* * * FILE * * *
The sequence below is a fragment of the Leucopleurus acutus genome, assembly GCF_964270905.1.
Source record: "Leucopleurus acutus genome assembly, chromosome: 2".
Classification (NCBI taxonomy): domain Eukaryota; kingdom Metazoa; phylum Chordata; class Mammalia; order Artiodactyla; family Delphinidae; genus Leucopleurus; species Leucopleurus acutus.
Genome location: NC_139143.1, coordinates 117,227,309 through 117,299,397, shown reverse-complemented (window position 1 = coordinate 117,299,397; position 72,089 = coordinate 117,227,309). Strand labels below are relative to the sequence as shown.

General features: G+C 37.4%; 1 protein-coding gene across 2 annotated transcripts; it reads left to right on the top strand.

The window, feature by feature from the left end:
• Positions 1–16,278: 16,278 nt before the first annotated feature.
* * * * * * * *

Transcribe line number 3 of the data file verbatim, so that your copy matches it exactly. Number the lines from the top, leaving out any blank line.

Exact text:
Classification (NCBI taxonomy): domain Eukaryota; kingdom Metazoa; phylum Chordata; class Mammalia; order Artiodactyla; family Delphinidae; genus Leucopleurus; species Leucopleurus acutus.